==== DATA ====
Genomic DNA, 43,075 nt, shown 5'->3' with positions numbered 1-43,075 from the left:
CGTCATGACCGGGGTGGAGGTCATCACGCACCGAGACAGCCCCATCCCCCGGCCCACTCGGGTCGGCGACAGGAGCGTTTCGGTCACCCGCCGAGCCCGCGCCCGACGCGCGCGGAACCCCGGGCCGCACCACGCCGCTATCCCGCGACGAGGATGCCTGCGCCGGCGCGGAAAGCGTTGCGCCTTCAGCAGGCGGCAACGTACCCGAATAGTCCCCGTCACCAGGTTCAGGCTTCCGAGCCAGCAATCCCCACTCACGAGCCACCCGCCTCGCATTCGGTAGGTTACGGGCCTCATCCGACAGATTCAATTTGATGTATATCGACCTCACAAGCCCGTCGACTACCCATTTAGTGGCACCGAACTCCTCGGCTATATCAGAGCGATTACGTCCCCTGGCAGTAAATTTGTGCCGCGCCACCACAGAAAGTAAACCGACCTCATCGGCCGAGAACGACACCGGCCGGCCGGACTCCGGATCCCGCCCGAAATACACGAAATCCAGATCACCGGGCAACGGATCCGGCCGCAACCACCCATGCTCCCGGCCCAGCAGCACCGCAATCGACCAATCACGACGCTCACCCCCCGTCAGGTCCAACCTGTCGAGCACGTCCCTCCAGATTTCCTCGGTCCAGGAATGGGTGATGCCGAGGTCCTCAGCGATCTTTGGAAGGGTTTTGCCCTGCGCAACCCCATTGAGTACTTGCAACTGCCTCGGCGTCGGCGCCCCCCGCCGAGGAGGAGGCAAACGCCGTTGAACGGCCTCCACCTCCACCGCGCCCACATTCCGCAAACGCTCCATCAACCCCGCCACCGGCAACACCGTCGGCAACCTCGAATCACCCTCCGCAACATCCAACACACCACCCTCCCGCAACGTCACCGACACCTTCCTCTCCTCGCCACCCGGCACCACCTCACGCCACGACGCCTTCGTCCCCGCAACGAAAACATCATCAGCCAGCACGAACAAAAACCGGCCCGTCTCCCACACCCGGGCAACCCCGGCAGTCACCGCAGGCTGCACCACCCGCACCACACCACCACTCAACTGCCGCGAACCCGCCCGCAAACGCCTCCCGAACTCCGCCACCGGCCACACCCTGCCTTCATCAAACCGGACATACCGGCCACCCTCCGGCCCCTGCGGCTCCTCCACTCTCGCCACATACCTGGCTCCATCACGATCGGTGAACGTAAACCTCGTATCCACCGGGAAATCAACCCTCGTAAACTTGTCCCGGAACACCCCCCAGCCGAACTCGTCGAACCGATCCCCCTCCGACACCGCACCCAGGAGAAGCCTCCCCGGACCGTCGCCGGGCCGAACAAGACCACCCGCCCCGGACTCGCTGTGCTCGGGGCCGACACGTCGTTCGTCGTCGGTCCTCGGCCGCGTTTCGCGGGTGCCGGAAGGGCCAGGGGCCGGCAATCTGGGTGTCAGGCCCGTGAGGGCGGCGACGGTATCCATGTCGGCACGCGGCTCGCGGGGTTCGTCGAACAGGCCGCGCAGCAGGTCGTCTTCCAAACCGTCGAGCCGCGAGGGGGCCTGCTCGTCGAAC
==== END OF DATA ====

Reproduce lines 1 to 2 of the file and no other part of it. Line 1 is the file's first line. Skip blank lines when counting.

Genomic DNA, 43,075 nt, shown 5'->3' with positions numbered 1-43,075 from the left:
CGTCATGACCGGGGTGGAGGTCATCACGCACCGAGACAGCCCCATCCCCCGGCCCACTCGGGTCGGCGACAGGAGCGTTTCGGTCACCCGCCGAGCCCGCGCCCGACGCGCGCGGAACCCCGGGCCGCACCACGCCGCTATCCCGCGACGAGGATGCCTGCGCCGGCGCGGAAAGCGTTGCGCCTTCAGCAGGCGGCAACGTACCCGAATAGTCCCCGTCACCAGGTTCAGGCTTCCGAGCCAGCAATCCCCACTCACGAGCCACCCGCCTCGCATTCGGTAGGTTACGGGCCTCATCCGACAGATTCAATTTGATGTATATCGACCTCACAAGCCCGTCGACTACCCATTTAGTGGCACCGAACTCCTCGGCTATATCAGAGCGATTACGTCCCCTGGCAGTAAATTTGTGCCGCGCCACCACAGAAAGTAAACCGACCTCATCGGCCGAGAACGACACCGGCCGGCCGGACTCCGGATCCCGCCCGAAATACACGAAATCCAGATCACCGGGCAACGGATCCGGCCGCAACCACCCATGCTCCCGGCCCAGCAGCACCGCAATCGACCAATCACGACGCTCACCCCCCGTCAGGTCCAACCTGTCGAGCACGTCCCTCCAGATTTCCTCGGTCCAGGAATGGGTGATGCCGAGGTCCTCAGCGATCTTTGGAAGGGTTTTGCCCTGCGCAACCCCATTGAGTACTTGCAACTGCCTCGGCGTCGGCGCCCCCCGCCGAGGAGGAGGCAAACGCCGTTGAACGGCCTCCACCTCCACCGCGCCCACATTCCGCAAACGCTCCATCAACCCCGCCACCGGCAACACCGTCGGCAACCTCGAATCACCCTCCGCAACATCCAACACACCACCCTCCCGCAACGTCACCGACACCTTCCTCTCCTCGCCACCCGGCACCACCTCACGCCACGACGCCTTCGTCCCCGCAACGAAAACATCATCAGCCAGCACGAACAAAAACCGGCCCGTCTCCCACACCCGGGCAACCCCGGCAGTCACCGCAGGCTGCACCACCCGCACCACACCACCACTCAACTGCCGCGAACCCGCCCGCAAACGCCTCCCGAACTCCGCCACCGGCCACACCCTGCCTTCATCAAACCGGACATACCGGCCACCCTCCGGCCCCTGCGGCTCCTCCACTCTCGCCACATACCTGGCTCCATCACGATCGGTGAACGTAAACCTCGTATCCACCGGGAAATCAACCCTCGTAAACTTGTCCCGGAACACCCCCCAGCCGAACTCGTCGAACCGATCCCCCTCCGACACCGCACCCAGGAGAAGCCTCCCCGGACCGTCGCCGGGCCGAACAAGACCACCCGCCCCGGACTCGCTGTGCTCGGGGCCGACACGTCGTTCGTCGTCGGTCCTCGGCCGCGTTTCGCGGGTGCCGGAAGGGCCAGGGGCCGGCAATCTGGGTGTCAGGCCCGTGAGGGCGGCGACGGTATCCATGTCGGCACGCGGCTCGCGGGGTTCGTCGAACAGGCCGCGCAGCAGGTCGTCTTCCAAACCGTCGAGCCGCGAGGGGGCCTGCTCGTCGAAC